Saturday, March 5, 2011

More Soapboxing: Great Americans?

You've been warned, so don't read if you don't like my conservative ideas.

This past week, my kids school had their 3rd Grade Wax Museum.  The theme was "Great Americans."  They were supposed to learn about and write a one page report on a great American.  The 3rd grade team, whom I think are all great teachers, sent home a list of suggested great Americans and then said, "If your child doesn't want to be one of these, they need to get approval from us before they write their report."  At the end of the week, they do a "Wax Museum" where the kids dress up as their great American, hold a pose and have a plague at their feet that explains this great American.  The parents and other kids in the school are invited to walk through and learn about these people.   The teachers let there be repeats, so any child can be their favorite great American.  (This year, there were about 10 Sacaguweas).

Well, this year, there was plenty of famous people and not as many "Great Americans."  They have them line up starting at the 1700s and then move to the present day.  As I was walking with my four year old, I was pointing out Benjamin Franklin, George Washington, Betsy Ross and Sacaguwea.  As we moved farther along, we got to Harriet Tubman, Abraham Lincoln and later, Orville and Wilbur Wright, Teddy Roosevelt, Laura Ingells Wilder, Annie Sullivan.  Then we hit more modern day, Walt Disney, Shirley Temple (a stretch but in her adult life she did become an ambassador, and became one of the first woman to become outspoken about breast cancer) and even Oprah (while she bugs me, it doesn't mean I can't acknowledge all of the good she has done).

But then, I started to lose it (not literally but in my mind).  We came to Evel Knievel (entertainer, dare devil,  convicted of battery, drug user and abuser), Shawn Johnson (nice enough girl but great American?), and lastly Taylor Swift.  Don't get me wrong, I like her music, check my current playlist, I have several of her songs on it but great American, really?

I see two major problems here.  First, this was an opportunity as parents to work with our kids and teach them about what makes a great American.  It was a time to teach them American history and show them all of the effort and work it took and takes to keep this nation what it is today.  If a child had dressed up as a modern American soldier (which one actually did--Patrick Tilman), I applaud it.  But to confuse popularity with greatness is a mistake.  Are these parents honestly the people raising our children today?  As parents, aren't we obligated to teach our children that true greatness comes from sacrifice, honor and work?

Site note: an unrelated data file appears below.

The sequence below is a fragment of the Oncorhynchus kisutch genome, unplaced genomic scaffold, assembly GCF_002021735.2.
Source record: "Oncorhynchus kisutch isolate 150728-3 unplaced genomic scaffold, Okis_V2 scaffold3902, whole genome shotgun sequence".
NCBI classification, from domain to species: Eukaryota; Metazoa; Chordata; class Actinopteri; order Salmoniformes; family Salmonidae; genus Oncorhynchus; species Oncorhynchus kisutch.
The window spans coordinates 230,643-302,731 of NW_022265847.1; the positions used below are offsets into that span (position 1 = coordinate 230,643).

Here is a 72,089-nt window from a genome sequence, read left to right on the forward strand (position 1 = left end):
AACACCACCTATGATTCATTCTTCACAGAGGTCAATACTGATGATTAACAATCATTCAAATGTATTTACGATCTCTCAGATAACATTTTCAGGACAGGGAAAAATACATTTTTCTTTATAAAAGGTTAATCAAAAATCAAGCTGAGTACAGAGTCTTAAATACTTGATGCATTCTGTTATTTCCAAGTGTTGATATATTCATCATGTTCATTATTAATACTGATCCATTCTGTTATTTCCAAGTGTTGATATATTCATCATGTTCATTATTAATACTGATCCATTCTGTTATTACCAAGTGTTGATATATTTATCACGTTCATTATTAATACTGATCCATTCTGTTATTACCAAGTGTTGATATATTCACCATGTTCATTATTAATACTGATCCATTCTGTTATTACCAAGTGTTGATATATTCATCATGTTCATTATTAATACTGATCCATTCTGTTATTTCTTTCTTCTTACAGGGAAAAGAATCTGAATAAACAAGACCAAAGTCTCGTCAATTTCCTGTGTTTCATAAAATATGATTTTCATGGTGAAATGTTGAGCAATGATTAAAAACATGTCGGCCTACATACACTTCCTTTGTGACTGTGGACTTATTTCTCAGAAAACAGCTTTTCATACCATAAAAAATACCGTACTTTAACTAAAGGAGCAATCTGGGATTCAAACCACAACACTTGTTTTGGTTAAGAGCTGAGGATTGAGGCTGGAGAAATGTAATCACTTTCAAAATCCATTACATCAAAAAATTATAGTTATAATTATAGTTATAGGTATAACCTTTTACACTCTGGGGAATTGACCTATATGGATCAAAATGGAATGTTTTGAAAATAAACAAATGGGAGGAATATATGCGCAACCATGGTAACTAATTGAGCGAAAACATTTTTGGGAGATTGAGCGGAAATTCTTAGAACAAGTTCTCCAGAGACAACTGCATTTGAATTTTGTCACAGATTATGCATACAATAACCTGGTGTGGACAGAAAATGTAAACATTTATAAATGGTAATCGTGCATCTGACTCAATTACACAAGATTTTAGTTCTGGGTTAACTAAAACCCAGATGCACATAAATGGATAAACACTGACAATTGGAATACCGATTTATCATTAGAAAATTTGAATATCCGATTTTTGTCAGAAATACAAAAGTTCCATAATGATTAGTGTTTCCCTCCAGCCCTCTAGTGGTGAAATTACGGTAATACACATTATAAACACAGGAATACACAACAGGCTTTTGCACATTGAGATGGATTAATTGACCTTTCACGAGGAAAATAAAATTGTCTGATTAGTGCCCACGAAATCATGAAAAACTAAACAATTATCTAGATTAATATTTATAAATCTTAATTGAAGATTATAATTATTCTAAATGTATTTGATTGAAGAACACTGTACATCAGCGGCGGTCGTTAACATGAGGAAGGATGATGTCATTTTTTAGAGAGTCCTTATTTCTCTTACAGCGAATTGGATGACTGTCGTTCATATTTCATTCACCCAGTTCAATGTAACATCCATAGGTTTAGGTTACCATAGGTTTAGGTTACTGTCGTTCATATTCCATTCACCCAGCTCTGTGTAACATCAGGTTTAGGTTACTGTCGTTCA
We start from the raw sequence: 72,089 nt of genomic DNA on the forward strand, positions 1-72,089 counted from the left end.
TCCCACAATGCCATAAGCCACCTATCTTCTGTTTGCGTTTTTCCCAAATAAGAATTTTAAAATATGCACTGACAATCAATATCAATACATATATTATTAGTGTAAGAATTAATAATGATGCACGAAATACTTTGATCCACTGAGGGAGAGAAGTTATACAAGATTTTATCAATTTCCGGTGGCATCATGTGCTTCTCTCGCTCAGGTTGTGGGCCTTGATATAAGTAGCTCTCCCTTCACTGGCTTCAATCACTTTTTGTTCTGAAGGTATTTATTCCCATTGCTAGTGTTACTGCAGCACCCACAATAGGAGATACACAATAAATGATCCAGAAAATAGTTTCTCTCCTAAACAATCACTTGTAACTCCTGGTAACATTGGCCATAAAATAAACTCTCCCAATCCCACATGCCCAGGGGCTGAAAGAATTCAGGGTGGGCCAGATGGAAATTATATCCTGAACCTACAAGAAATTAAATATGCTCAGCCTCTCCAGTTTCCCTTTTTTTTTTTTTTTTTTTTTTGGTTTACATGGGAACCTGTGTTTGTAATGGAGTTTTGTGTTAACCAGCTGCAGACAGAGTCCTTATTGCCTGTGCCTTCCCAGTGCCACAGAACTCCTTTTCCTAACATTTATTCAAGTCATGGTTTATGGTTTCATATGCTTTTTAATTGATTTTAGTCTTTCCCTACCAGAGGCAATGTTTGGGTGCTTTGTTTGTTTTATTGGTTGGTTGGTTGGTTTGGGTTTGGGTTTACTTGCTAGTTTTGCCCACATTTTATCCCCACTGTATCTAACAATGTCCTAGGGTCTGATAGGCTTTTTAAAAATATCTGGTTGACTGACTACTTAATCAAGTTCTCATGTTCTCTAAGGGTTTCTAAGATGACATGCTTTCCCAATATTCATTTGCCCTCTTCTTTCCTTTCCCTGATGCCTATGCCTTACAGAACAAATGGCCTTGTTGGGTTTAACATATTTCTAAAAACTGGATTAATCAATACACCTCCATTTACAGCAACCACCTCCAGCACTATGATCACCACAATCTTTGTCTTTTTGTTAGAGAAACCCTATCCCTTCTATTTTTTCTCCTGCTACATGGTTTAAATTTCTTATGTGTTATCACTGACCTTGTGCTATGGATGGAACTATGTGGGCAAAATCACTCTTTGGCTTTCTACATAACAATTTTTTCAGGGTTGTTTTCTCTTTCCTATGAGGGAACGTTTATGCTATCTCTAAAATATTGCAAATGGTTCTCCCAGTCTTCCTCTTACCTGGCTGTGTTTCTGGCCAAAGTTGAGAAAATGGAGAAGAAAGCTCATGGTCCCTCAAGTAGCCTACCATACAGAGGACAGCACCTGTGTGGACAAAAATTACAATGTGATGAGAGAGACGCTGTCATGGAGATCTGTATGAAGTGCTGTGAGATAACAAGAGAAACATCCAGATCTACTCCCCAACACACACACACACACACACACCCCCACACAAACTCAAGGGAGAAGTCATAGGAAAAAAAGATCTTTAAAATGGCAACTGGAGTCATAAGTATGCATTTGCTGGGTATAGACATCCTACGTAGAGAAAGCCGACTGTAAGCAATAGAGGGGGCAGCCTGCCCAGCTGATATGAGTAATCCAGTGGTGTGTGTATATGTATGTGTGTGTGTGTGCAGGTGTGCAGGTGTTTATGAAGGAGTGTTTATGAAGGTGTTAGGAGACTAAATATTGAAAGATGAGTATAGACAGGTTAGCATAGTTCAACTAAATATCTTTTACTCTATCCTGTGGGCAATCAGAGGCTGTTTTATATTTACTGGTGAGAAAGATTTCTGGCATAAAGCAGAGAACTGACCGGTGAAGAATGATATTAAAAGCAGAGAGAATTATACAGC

And secondly, while I hesitate to criticize my children's teachers, where was the backbone to the call the parents and say, "I appreciate your desire to spotlight this person but they don't really qualify as a 'Great American'.  The purpose of this exercise is to teach them about Americans who sacrificed and worked for the greater good of their country."  Again, popularity doesn't equal greatness.  In fact, popularity often negates greatness.  Let's look at Charlie Sheen.

Being a parent is hard and teaching correct values and principles is even harder in this current world.   Come on folks, please step up and teach your children what makes America great.  And, it is not popularity alone.


Mark and Heather said...

We had a similar assignment and Grace did Jane Austen (we weren't limited to Americans) but there was a Miley Cyrus and Justin Bieber. Seriously?!

love.boxes said...

I would have chosen Dolly Madison. I'm not even sure how much I like Teddy Roosevelt. I think the definition of a great American is a person who makes the decision everyday to live honorably and to spread the principles of provident living and liberty in order that more people will be truly free.
Was there a Nathan Hale? The sad thing is that there are so many great Americans whose stories are being completely lost because parents don't know them to pass them along.

Britt said...

Is there room on your soapbox? I'll join you.

Kari said...

Paul Newman. He's my Great American Celebrity, if we have to choose celebrities. Unassuming, down-to-earth and donated millions to charities. (I will say that Taylor Swift impressed me with avoiding talking badly about that other musician who ruined her award acceptance a year back or so, and she also donated $500K to flood victims last year...) For the most part it is pretty obnoxious how we put celebrities on pedestals.